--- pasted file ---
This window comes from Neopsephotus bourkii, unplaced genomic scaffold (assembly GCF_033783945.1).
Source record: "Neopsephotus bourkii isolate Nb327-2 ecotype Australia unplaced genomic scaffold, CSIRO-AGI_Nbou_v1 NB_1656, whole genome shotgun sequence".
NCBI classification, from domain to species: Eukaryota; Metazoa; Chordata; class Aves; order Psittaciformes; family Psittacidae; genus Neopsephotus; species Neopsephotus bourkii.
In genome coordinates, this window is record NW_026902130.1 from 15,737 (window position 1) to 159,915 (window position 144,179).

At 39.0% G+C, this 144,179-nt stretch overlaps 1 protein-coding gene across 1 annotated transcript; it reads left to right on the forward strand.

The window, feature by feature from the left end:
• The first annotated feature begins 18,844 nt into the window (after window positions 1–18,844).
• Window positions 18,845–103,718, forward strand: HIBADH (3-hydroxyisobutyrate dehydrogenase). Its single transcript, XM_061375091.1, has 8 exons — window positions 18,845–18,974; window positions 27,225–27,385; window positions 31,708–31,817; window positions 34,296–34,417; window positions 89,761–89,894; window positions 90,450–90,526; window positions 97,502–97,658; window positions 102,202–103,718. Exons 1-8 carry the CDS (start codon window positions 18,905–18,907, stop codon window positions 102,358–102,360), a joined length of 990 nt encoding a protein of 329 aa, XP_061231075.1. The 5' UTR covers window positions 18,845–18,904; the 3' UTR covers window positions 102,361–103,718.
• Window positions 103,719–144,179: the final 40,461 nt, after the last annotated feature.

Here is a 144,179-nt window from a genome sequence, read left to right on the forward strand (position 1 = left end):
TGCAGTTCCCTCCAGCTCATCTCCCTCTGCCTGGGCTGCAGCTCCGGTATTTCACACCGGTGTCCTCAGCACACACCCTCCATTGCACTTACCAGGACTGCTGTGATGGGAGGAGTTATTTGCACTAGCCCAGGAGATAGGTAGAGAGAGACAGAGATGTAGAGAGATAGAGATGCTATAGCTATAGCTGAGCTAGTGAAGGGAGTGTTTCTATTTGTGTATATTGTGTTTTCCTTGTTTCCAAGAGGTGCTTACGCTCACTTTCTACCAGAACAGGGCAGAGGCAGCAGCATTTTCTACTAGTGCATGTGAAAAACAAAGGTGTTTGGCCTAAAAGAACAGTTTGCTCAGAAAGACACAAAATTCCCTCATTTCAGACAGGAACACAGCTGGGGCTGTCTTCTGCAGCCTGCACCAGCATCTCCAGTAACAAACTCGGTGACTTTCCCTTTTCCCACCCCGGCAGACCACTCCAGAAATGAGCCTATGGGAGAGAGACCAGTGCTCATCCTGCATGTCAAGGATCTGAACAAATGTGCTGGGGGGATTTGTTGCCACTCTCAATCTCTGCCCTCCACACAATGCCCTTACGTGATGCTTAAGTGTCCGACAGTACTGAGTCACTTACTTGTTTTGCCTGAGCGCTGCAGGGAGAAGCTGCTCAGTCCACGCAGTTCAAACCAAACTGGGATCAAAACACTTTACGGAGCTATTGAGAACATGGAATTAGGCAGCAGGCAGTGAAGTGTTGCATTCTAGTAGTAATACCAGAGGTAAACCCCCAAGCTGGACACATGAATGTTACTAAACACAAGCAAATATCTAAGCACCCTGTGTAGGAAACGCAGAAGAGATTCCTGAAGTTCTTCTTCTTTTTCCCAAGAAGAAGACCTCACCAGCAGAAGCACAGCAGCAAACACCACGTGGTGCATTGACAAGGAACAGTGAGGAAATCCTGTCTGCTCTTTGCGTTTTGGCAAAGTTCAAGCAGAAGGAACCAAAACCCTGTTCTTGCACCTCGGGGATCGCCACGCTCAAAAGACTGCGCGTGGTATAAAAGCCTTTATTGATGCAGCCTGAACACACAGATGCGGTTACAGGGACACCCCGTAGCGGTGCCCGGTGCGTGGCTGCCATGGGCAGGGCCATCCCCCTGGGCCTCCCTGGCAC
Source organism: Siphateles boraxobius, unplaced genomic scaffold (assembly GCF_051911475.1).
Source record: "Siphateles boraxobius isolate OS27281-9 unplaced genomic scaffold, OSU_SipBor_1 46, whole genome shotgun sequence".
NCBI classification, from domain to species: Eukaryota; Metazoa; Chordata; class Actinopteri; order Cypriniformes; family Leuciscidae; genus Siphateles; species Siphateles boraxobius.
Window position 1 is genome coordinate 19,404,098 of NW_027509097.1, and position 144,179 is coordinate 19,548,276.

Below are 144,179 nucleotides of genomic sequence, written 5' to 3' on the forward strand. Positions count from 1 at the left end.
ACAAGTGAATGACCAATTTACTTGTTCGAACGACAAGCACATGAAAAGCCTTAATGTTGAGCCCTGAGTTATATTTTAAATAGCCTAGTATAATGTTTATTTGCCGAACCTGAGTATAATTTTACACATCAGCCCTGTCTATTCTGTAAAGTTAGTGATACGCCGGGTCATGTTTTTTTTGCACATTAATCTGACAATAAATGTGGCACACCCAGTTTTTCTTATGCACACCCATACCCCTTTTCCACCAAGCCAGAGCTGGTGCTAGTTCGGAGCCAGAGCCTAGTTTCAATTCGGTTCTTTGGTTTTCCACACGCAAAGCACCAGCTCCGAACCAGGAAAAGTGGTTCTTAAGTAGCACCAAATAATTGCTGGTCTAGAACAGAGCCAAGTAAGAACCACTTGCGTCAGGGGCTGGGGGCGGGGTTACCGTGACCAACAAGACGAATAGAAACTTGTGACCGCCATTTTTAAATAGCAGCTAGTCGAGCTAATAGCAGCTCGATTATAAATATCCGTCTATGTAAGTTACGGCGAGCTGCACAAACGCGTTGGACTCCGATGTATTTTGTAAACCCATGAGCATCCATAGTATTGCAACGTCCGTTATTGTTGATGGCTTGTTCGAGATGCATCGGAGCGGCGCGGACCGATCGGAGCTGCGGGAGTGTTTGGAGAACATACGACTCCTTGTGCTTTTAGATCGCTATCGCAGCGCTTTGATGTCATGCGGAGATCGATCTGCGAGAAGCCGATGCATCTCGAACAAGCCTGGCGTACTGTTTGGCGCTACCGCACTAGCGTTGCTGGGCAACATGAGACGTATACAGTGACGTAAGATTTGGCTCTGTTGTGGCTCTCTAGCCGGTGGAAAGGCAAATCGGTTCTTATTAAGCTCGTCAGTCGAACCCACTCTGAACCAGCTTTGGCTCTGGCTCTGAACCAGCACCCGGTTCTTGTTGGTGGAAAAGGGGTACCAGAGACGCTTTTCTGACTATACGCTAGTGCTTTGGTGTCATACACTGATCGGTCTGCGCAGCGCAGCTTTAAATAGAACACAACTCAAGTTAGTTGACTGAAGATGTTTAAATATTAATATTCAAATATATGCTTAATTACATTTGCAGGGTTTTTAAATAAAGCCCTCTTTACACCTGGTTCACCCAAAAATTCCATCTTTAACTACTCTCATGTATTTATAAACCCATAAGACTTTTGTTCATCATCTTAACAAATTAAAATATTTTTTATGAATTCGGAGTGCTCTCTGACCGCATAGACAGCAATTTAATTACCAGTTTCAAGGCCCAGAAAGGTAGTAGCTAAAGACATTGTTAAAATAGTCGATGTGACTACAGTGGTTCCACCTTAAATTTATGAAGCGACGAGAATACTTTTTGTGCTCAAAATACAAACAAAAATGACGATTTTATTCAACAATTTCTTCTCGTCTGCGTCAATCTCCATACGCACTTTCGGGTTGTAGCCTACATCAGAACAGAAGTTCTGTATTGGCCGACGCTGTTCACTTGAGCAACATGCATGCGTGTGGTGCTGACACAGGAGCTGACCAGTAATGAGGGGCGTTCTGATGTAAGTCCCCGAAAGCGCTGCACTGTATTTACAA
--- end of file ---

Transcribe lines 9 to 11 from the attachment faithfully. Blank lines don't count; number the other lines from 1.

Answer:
• Window positions 103,719–144,179: the final 40,461 nt, after the last annotated feature.

Here is a 144,179-nt window from a genome sequence, read left to right on the forward strand (position 1 = left end):
TGCAGTTCCCTCCAGCTCATCTCCCTCTGCCTGGGCTGCAGCTCCGGTATTTCACACCGGTGTCCTCAGCACACACCCTCCATTGCACTTACCAGGACTGCTGTGATGGGAGGAGTTATTTGCACTAGCCCAGGAGATAGGTAGAGAGAGACAGAGATGTAGAGAGATAGAGATGCTATAGCTATAGCTGAGCTAGTGAAGGGAGTGTTTCTATTTGTGTATATTGTGTTTTCCTTGTTTCCAAGAGGTGCTTACGCTCACTTTCTACCAGAACAGGGCAGAGGCAGCAGCATTTTCTACTAGTGCATGTGAAAAACAAAGGTGTTTGGCCTAAAAGAACAGTTTGCTCAGAAAGACACAAAATTCCCTCATTTCAGACAGGAACACAGCTGGGGCTGTCTTCTGCAGCCTGCACCAGCATCTCCAGTAACAAACTCGGTGACTTTCCCTTTTCCCACCCCGGCAGACCACTCCAGAAATGAGCCTATGGGAGAGAGACCAGTGCTCATCCTGCATGTCAAGGATCTGAACAAATGTGCTGGGGGGATTTGTTGCCACTCTCAATCTCTGCCCTCCACACAATGCCCTTACGTGATGCTTAAGTGTCCGACAGTACTGAGTCACTTACTTGTTTTGCCTGAGCGCTGCAGGGAGAAGCTGCTCAGTCCACGCAGTTCAAACCAAACTGGGATCAAAACACTTTACGGAGCTATTGAGAACATGGAATTAGGCAGCAGGCAGTGAAGTGTTGCATTCTAGTAGTAATACCAGAGGTAAACCCCCAAGCTGGACACATGAATGTTACTAAACACAAGCAAATATCTAAGCACCCTGTGTAGGAAACGCAGAAGAGATTCCTGAAGTTCTTCTTCTTTTTCCCAAGAAGAAGACCTCACCAGCAGAAGCACAGCAGCAAACACCACGTGGTGCATTGACAAGGAACAGTGAGGAAATCCTGTCTGCTCTTTGCGTTTTGGCAAAGTTCAAGCAGAAGGAACCAAAACCCTGTTCTTGCACCTCGGGGATCGCCACGCTCAAAAGACTGCGCGTGGTATAAAAGCCTTTATTGATGCAGCCTGAACACACAGATGCGGTTACAGGGACACCCCGTAGCGGTGCCCGGTGCGTGGCTGCCATGGGCAGGGCCATCCCCCTGGGCCTCCCTGGCAC